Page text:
Microsoft’s worldwide presence in social media requires a good deal of work, a dedicated team and hundreds to manage globally. So far in this podcast series with Andrew Pickup / CMO for Microsoft in AsiaPac, we’ve uncovered the 3 digital network he counts on for marketing online as well as how they handle the hundreds of millions of posts made in social media around their products and brand.
Even with the sophisticated tools at their disposal such as Radian6 and their internally developed tool called ‘LookingGlass’, Microsoft has to employ human-based screening, using agencies such as Brandtology to help aggregate and identify trends, accurately determine sentiment / tone of the messages and sometimes to help identify the influencers in the market.
How they manages the social marketing for the Asia Pacific region so it meshes with the rest of the world is by leveraging a broad framework provided by Redmond, but Andrew and his team tailor it to the needs of the extraordinary diversity of the region. Aside from the geographic challenges, the culture and technology differences have to be addressed. For example, while Australia has similarities to the US & Europe, Korea’s culture is much more introspective and lastly, connectivity in the developing market of Southeast Asia is much more mobile oriented already – each factor impacting how they approach the market with digital and social marketing elements.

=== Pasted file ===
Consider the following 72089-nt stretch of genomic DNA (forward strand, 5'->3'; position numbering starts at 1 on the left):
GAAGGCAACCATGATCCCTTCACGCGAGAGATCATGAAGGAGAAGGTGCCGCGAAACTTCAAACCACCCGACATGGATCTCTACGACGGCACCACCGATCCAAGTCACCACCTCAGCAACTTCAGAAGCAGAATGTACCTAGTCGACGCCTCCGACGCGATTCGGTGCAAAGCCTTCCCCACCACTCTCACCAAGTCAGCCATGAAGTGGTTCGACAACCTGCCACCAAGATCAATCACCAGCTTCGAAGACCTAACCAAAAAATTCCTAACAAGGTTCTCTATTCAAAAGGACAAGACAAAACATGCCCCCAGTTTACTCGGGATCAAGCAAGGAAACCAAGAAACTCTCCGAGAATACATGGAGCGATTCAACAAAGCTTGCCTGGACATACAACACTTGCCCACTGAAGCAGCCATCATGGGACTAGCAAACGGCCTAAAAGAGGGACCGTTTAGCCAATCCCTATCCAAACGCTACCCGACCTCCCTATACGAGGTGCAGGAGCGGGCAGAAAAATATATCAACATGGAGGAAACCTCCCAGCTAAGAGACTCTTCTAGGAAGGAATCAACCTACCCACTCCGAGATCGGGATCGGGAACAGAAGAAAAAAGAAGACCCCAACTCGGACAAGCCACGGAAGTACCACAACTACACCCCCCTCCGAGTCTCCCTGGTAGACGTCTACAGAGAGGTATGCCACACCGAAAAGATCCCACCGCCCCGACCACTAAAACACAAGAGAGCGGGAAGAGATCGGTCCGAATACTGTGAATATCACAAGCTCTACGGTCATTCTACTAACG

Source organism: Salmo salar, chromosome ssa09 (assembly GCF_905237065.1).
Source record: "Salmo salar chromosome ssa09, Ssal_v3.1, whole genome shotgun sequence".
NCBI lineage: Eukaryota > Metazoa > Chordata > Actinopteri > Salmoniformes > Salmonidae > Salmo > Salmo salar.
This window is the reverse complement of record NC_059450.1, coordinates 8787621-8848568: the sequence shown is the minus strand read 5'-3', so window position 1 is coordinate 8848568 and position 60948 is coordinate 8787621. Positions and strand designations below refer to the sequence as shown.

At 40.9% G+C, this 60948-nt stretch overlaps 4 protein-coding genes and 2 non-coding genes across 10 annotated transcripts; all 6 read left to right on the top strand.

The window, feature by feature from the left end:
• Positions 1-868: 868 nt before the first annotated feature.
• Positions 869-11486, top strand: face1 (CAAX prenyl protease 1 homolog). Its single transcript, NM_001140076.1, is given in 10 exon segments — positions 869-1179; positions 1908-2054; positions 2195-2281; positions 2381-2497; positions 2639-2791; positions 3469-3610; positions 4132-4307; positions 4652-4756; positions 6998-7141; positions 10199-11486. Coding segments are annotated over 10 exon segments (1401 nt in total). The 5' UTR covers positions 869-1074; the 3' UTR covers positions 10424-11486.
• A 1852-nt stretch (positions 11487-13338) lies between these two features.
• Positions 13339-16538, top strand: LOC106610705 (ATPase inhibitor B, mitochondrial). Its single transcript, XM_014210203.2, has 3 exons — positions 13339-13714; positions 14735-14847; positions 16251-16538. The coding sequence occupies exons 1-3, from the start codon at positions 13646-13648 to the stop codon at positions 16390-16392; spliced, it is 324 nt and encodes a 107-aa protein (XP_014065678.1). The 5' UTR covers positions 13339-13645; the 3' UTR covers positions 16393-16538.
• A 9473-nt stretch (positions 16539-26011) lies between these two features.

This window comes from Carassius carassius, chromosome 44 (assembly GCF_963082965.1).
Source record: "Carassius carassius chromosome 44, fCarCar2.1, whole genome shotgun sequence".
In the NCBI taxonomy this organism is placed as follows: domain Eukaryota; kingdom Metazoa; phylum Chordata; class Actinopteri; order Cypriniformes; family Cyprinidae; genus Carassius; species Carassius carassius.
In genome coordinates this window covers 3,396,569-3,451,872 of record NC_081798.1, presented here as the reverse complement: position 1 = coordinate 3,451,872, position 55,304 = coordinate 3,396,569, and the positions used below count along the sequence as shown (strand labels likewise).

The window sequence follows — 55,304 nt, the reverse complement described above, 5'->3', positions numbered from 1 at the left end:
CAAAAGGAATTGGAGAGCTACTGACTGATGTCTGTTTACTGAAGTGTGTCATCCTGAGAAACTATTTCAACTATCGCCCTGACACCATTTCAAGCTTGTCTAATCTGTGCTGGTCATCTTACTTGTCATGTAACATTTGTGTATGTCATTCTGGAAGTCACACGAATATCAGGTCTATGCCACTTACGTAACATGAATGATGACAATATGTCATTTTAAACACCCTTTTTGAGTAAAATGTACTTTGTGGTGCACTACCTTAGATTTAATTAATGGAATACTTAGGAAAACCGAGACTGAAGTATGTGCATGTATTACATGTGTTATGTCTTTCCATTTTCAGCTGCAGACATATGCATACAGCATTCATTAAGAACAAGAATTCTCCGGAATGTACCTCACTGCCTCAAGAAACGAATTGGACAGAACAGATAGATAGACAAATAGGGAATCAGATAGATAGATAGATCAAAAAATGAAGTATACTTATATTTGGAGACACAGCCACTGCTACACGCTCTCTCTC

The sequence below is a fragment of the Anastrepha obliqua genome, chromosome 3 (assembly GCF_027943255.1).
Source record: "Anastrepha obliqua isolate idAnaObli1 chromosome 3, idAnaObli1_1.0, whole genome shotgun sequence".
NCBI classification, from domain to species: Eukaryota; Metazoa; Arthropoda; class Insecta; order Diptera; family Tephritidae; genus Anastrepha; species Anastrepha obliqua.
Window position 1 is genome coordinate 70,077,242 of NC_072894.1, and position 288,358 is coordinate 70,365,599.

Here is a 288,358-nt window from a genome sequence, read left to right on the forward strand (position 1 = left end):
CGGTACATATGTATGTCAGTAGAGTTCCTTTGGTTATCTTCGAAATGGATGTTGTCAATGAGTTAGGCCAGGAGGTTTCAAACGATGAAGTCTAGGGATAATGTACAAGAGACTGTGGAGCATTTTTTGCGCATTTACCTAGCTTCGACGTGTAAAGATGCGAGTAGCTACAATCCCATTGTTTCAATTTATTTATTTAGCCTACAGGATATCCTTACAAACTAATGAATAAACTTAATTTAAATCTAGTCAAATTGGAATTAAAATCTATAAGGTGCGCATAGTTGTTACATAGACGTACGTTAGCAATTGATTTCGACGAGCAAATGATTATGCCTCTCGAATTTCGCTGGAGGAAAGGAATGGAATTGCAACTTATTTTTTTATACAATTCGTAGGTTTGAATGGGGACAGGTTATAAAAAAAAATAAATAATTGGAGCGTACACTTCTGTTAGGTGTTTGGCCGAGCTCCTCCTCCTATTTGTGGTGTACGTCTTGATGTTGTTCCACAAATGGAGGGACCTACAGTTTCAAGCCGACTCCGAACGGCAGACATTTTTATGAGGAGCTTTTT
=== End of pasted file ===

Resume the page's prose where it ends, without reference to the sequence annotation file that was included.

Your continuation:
Steve Ballmer stated by in 2007 that “by 2010 Microsoft will be investing at least 50% of their budget with online marketing efforts” and Andrew and his team are ahead of that figure. For them, how they leverage digital is a first consideration as they plan any campaign and one of the reasons is the growth of social media in the region – some of the fastest growing countries in adopting Facebook and social media includes Indonesia, the Philippines and Thailand; all part of Andrews responsibility.
Andrew shares that in his perspective, the power of a brand to define themselves is diminishing over time and the power of the consumer is increasing; it’s almost as if the consumers have unionized and they are demanding a different marketing experience. This is a marked change over the last several decades. He characterizes the eras’ and changes like this –
- Transactional Marketing – the model of the 60-70’s marketer
- Relational Marketing – 80-90’s were an evolution that led to
- Collaborative Marketing – the model for the 00’s and beyond
He notices that consumers will use a wide variety of platforms and not be afraid to mash-up and re-purpose content and Andrew suggests that brands should not be too thin skinned about it when it happens.
An example of the consumers wanting to own the experience is the video of Hitler demanding his Windows7 upgrade on YouTube and Andrew and their team see all of the mentions as a way to connect to their audience.
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